In an 8-0 decision, the Supreme Court ruled recently that an employee who claims he was fired because his fiancée filed a sex discrimination charge against their mutual employer may pursue a retaliation claim under Title VII. Thompson v. North American Stainless (S.Ct. 1/24/11).

Justice Scalia wrote for the Court. Justice Ginsburg filed a concurring opinion, which was joined by Justice Breyer. Justice Kagan did not take part.

Reversing a federal appeals court ruling in favor of North American Stainless LP, the Supreme Court said it had “little difficulty concluding that if the facts alleged by the plaintiff are true, then [the company’s] firing of him violated Title VII.” The Court held that even though it was the plaintiff’s fiancée who filed the sex bias charge and not the plaintiff, he is still a “person aggrieved” within the meaning of Title VII and therefore entitled to sue for retaliation

The Court’s ruling expands Title VII retaliation protection to persons who are closely associated with the individual who engaged in a protective activity, however, it is still uncertain how far the expansion extends. 

Judge Scalia noted this uncertainty, stating:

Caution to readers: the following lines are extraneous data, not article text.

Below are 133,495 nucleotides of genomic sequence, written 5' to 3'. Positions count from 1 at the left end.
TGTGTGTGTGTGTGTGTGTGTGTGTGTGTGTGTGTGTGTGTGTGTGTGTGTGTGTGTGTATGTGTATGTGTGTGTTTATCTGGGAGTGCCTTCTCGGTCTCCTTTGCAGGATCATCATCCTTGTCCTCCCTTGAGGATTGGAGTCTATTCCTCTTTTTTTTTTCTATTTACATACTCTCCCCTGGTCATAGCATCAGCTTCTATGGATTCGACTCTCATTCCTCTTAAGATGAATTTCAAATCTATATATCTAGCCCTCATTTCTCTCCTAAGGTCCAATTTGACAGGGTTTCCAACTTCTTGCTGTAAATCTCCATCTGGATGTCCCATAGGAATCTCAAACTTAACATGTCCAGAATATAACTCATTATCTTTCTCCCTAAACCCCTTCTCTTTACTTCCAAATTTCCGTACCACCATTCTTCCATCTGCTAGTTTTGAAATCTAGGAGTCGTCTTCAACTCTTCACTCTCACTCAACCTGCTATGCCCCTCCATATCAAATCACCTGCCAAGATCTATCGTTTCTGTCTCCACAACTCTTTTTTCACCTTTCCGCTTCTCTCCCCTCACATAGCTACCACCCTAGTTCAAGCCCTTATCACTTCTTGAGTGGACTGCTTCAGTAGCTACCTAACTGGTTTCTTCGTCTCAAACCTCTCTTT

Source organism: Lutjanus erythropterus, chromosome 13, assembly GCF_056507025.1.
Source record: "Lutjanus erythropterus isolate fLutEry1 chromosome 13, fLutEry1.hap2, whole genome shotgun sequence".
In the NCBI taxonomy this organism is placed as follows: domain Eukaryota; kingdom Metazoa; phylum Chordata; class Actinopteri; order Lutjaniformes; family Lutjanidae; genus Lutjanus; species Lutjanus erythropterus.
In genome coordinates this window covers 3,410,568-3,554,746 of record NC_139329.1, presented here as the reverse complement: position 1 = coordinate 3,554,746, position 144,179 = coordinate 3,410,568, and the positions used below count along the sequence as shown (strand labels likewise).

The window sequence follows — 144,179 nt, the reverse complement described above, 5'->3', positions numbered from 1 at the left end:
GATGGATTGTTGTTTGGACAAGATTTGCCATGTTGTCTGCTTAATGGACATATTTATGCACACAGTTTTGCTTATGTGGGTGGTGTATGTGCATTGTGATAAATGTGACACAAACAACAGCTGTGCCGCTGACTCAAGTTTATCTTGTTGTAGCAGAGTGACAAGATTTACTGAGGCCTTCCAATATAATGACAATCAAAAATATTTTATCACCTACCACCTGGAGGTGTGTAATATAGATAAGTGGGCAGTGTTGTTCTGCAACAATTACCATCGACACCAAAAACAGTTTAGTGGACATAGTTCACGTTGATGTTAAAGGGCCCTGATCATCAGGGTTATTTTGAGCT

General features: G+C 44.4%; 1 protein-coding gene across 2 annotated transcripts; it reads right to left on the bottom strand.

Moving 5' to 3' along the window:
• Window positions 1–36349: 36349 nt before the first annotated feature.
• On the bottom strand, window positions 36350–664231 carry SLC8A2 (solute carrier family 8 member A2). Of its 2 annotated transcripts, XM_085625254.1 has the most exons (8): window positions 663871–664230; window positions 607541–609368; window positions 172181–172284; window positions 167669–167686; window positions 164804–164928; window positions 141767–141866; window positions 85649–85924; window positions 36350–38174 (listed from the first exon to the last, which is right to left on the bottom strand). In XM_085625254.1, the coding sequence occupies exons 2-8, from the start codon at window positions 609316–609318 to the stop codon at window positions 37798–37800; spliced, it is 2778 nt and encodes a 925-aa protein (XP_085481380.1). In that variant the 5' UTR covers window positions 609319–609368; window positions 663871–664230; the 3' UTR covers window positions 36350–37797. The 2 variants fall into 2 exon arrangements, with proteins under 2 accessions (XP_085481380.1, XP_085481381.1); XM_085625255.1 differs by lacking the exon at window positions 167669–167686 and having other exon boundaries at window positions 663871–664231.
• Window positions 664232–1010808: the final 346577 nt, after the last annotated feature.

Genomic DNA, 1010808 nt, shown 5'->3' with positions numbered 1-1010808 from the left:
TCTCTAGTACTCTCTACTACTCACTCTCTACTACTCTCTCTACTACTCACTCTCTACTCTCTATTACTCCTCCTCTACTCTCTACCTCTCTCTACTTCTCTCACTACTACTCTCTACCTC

We must also decline to identify a fixed class of relationships for which third-party reprisals are unlawful. We expect that firing a close family member will almost always meet the Burlington standard, and inflicting a milder reprisal on a mere acquaintance will almost never do so, but beyond that we are reluctant to generalize. As we explained in Burlington,  “the significance of any given act of retaliation will often depend upon the particular circumstances.” Given the broad statutory text and the variety of workplace contexts in which retaliation may occur, Title VII’s anti-retaliation provision is simply not reducible to a comprehensive set of clear rules. We emphasize, however, that “the provision’s standard for judging harm must be objective,” so as to “avoi[d] the uncertainties and unfair discrepancies that can plague a judicial effort to determine a plaintiff’s unusual subjective feelings.”

Interestingly, the Americans with Disabilities Act contains a specific provision for association type discrimination while Title VII does not. Thanks to the Supreme Court, however, this type of associational or third party retaliation is now actionable under both statutes.